Sunday, January 30, 2011

5 WAYS: To Experience a Resort

Not every trip we take needs to be filled with one of a kind, local experiences.  Sometimes when we travel we just need to unwind, relax and stay put in a place that isn't home.  I recently took a much needed long weekend at an all-inclusive resort in Riviera Maya, Mexico.  This was my first vacation at an all-inclusive, and quite frankly I avoid them for their over-the-top cheesiness and mediocre food.  But this trip was a little different.

Maybe it was timing.  Maybe it was stress.  Maybe it was just because I needed to get away.  But on this trip I embraced everything I dislike about resorts and came to see it as a sub-culture filled with unique qualities (albeit at times toned down for the masses), not as a superficial Disneyfied place.

That's right.  Even at an all-inclusive I got a flavor for the local culture and broke out of my comfort zone.  So don't discount them when dreaming up your next vacation.  And arrive with an open mind ready to relax, have fun and even learn a thing or two.

So here's the first edition of what I hope to be a recurring post called 5 WAYS.

5 WAYS for you to get local at a resort:

  1. Make friends with the staff.  I recommend starting with the bartender.  Ask for restaurant, sightseeing and nightlife recommendations. Let him/her know you're interested in a less touristy locale (or the best tourist spots if that's what you're looking for).  Nine times out of 10 you'll get great advice.
  2. Eat the regional menu options.  Even in an all-inclusive you'll find local foods in the buffet and specialty cocktails at the bar.  There will surely be hamburgers and fries aplenty, but make an effort to taste test local fruits, veggies, entrees and drinks.
  3. Turn on local TV or radio.  Rainy day and stuck inside?  Or maybe you just need some background noise while getting ready for a night out?  Turn on the radio or TV and tune in to a channel you normally wouldn't.  And if you are traveling internationally, TV novellas are incredibly entertaining in any language.  
  4. Embrace resort entertainment.  Sure it can be cheesy, but you'll often learn something - whether it be about people from another country or the local culture.  In my case, the local entertainment included weddings.  I spent a half hour being an uninvited guest to a beach wedding and it was a beautiful and memorable experience.  The resort disco was also an interesting time filled with local music and a diverse crowd.
  5. Learn the language.  Again, the hotel staff is great for this.  Learn a few phrases or words that you think will be helpful during your stay (please, thank you and beer come top of mind).  While most staff at resorts usually speak English, you can definitely earn a few brownie points by speaking the native language - even if it's a word or two.
BONUS WAY (5+1): Meet people.  Resorts (especially those in warm locales) tend to attract an international guest list.  Brits, Germans, Italians, Aussies and even local Mexicans were all staying at my resort.  I think meeting new people is one of the best things about traveling and resorts often become little melting pots of people from all over the world.  So make a new friend and learn a bit about where he/she is from.

Saturday, January 29, 2011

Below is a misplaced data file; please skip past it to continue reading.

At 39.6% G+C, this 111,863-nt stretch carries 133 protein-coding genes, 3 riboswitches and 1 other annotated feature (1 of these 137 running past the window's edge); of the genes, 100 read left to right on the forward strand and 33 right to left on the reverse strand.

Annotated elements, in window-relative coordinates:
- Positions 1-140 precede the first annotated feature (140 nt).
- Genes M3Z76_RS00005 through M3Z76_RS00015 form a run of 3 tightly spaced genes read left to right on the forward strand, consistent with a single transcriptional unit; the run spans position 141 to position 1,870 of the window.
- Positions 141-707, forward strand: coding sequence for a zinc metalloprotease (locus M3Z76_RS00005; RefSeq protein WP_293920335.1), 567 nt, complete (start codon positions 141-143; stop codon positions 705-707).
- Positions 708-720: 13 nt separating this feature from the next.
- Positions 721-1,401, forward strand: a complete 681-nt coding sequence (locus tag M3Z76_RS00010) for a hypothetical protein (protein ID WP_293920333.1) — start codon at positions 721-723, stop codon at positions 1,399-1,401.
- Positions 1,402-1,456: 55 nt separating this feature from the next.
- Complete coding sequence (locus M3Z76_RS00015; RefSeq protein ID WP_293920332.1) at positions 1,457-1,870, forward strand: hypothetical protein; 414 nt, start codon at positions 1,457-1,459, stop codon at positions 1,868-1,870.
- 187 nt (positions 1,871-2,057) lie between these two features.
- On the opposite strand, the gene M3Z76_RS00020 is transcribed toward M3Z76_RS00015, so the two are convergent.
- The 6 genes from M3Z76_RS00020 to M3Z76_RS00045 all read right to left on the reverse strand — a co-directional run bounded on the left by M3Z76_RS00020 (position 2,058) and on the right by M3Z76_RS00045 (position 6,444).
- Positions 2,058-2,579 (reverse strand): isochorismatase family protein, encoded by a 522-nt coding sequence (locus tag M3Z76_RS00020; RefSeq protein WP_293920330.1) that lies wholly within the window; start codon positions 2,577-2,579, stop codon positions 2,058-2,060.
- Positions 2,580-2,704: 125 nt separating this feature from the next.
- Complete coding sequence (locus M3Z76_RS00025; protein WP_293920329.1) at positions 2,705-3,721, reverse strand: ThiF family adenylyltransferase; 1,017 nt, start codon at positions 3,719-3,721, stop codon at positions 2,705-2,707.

Oh The Places I've Been

It's cold and gray today.  And despite having just come back from Mexico I can't help but day dream about my next trip.  That got me thinking about all of the traveling I've done in the past 5 years.  I've been to so many beautiful places, met new friends and learned more than I ever expected.  So I decided to put together this photo collage of all the amazing places I've been.  

Croatia, Brazil, Germany, Japan, Peru, China, Belize, France.... when I need an escape I think about these places.  And I remember how happy, calm, inspired, humbled, excited and energized I was.  I like to think that at these moments I'm at my best.  And I get excited about the trips to come.  The ones I haven't planned.  The dream trips I hope to take.  The experiences and people that will change me in big and small ways.  

Where to next?

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Monday, January 24, 2011

Tell me: What's your most questionable experience with TSA?

I've done a lot of traveling the past few years and I've had quite a few interesting experiences in airports, cars, trains - basically anything that takes you to and fro.  But yesterday took the cake.  

My friend and I took a much needed long weekend in Mexico.  On our way back home I went through the normal rigamarole of airport security following the 3-1-1 procedures, taking out my iPad.  Passport checked, pockets empty, jewelry off.  All clear.  

As they called my flight to board they asked passengers to form 2 separate lines for men and women.  This was the first sign something was off.  The TSA (or whatever they are called in Mexico) then proceeded to check every bag and pat down every person.  I watched what was going on and while the process was annoying, time consuming and duplicative of what I thought happened at security an hour earlier, we all went along with no objections.  But then came my pat down.  Standing with my arms out like a T, the officer did a quick pat down on  my legs, arms, then WHOA.... my chest!  Straight down the middle.  OK, so not only did I not see her do that do any of the other female passengers that boarded before me, she gave me absolutely no warning.  I was shocked and frantically looked for my friend who I could only assume was being equally violated.  And yes, it happened to her too.

Now without getting too personal, I'm not so well endowed that I could hide narcotics, prescriptions drugs or even a tic tac in my bra without someone noticing.  So why cop a feel?  Wouldn't a couple of dogs sniffing my luggage work just as well?

So commiserate with me.   What's your most questionable experience with TSA?

(For the record, I'll add letting me through security with an expired license but confiscating my hummus because it is a 'liquid' to the list too.)